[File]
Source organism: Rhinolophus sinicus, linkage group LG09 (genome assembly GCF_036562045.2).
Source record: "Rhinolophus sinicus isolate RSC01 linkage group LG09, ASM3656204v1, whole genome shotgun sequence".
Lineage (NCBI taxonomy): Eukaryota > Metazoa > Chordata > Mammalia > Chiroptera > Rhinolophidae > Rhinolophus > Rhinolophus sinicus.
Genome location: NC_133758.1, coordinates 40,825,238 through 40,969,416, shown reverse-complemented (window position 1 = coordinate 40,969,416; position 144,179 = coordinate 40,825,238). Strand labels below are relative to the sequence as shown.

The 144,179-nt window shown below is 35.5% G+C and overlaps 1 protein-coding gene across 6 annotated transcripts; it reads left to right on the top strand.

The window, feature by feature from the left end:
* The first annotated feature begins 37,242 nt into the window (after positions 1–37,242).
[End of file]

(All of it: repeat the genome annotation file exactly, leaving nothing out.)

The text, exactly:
Source organism: Rhinolophus sinicus, linkage group LG09 (genome assembly GCF_036562045.2).
Source record: "Rhinolophus sinicus isolate RSC01 linkage group LG09, ASM3656204v1, whole genome shotgun sequence".
Lineage (NCBI taxonomy): Eukaryota > Metazoa > Chordata > Mammalia > Chiroptera > Rhinolophidae > Rhinolophus > Rhinolophus sinicus.
Genome location: NC_133758.1, coordinates 40,825,238 through 40,969,416, shown reverse-complemented (window position 1 = coordinate 40,969,416; position 144,179 = coordinate 40,825,238). Strand labels below are relative to the sequence as shown.

The 144,179-nt window shown below is 35.5% G+C and overlaps 1 protein-coding gene across 6 annotated transcripts; it reads left to right on the top strand.

The window, feature by feature from the left end:
* The first annotated feature begins 37,242 nt into the window (after positions 1–37,242).